Well, if you have made it this far, you should be relishing in that wonderful absence of noise called quiet! Both of my two cool & quiet test boxes live up to their names. Case temperatures are good and the CPU temperatures are quite acceptable. To make comparing the results more relevant, I used the same processor and operating conditions on all three computers:
Athlon XP-1800+ Palomino CPU
Slightly overclocked to 1610 MHz (140 MHz FSB x 11.5)
Epox 8K7A or 8KHA+ motherboard
Default Vcore (1.75 volts)
512 MB DDR RAM
GeForce 3 or 4 video card
Full load temperatures produced running Folding@Home
So, let’s see how we did:
Cool& Quiet System #1:
Lian Li PC60 aluminum case with (4) Panaflo 80mm and (2) Panaflo 120mm L1A case fans, modified PC Power & Cooling Turbo-Cool 425 watt PSU and Thermalright AX-7 with Panaflo 80mm H1A:
36 dBA Avg at 3’ (oh, yeah!)
24 C ambient room
26 C internal case
38 C CPU full load
Cool& Quiet System #2:
Directron Cool mid-tower ATX case with (2) Panaflo 80mm, (2) Panaflo 92mm and (1) Panaflo 120mm L1A case fans, PC Power & Cooling Silencer 400 watt PSU, and Thermalright AX-7 with Panaflo 80mm H1A:
40 dBA Avg at 3’
24 C ambient room
27 C internal case
39 C CPU full load
“Typical” System #3:
Lian Li PC68 with (4) 80mm & (1) 92mm and (1) 120mm case fans, PC Power & Cooling Silencer 400 watt PSU, and Thermalright SK-6 with Sunon 60mm, 27 CFM fan:
50 dBA Avg at 3’
24 C ambient room
26 C internal case
41 C CPU full load
Note: Internal case and CPU temperatures were taken using onboard sensors using BIOS and MotherBoard Monitor5 and confirmed to be within +/- 2 C using pre-checked DigitalDoc5 temperature probes. (In my experience, the EPoX motherboard temperature sensors have been remarkably accurate.) Sound pressure level readings were taken with a calibrated Extech model 407736 sound level meter. Three readings were taken 3’ from the front and side of the computer and averaged together.
I was very happy with both the cooling abilities and relative quiet exhibited by the two cool and quiet PCs. The first system is so quiet I can barely tell it is running without walking up to it and “listening”. It’s almost as quiet as my old P-II or PowerMac boxes.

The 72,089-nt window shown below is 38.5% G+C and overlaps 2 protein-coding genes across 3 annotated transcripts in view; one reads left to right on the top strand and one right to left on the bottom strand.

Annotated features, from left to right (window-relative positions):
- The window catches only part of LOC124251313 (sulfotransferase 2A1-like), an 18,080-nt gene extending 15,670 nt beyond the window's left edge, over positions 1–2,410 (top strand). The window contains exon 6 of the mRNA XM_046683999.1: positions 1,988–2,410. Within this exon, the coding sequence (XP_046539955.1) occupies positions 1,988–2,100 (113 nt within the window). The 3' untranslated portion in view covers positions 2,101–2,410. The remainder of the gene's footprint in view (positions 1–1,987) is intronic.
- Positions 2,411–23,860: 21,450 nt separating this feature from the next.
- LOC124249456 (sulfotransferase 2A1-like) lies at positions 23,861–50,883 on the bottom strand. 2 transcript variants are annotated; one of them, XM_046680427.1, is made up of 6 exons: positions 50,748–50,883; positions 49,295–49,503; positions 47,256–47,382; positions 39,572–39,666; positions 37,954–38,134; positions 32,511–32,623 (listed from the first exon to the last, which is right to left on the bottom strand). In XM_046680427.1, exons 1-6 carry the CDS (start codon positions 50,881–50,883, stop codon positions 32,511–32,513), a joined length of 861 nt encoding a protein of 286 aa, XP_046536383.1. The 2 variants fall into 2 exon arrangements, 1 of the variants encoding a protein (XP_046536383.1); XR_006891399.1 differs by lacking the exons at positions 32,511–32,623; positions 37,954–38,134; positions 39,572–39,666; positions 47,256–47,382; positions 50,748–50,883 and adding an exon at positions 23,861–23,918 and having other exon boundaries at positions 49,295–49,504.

The second cool and quiet system is a little noisier than the first one, primarily due to the power supply running under load. While still quite acceptable, it is slightly more noticeable when walking into my office.
The third, reference system, is much noisier than either of the first two. Now don’t get me wrong – even this rig is no box of hair dryers – at least not any more. I have managed to happily co-exist with it running 24/7 for much of the past year.
A big improvement was made when I replaced the old 1.4 GHz T-Bird chip with a newer XP-1800+. Even at the same clock speed (1,600 MHz) the XP runs cooler, allowing replacement of the old 60mm Delta 37 CFM screamer with a much quieter Sunon 27 CFM fan. After the switch, the CPU temperatures went up a degree or two but the noise dropped from a high pitched 54 dBA to a much more tolerable 50 dBA.
So, this just goes to show that the average PC enthusiast can assemble their own high performance air cooled system with excellent cooling without generating excessive noise. If your cooling needs go beyond the limits of air-cooling (overclocking or high ambient temperatures), then other options await you, including the wonderful world of water-cooling!
I hope you have enjoyed this guide and found it useful for your own project. Good luck!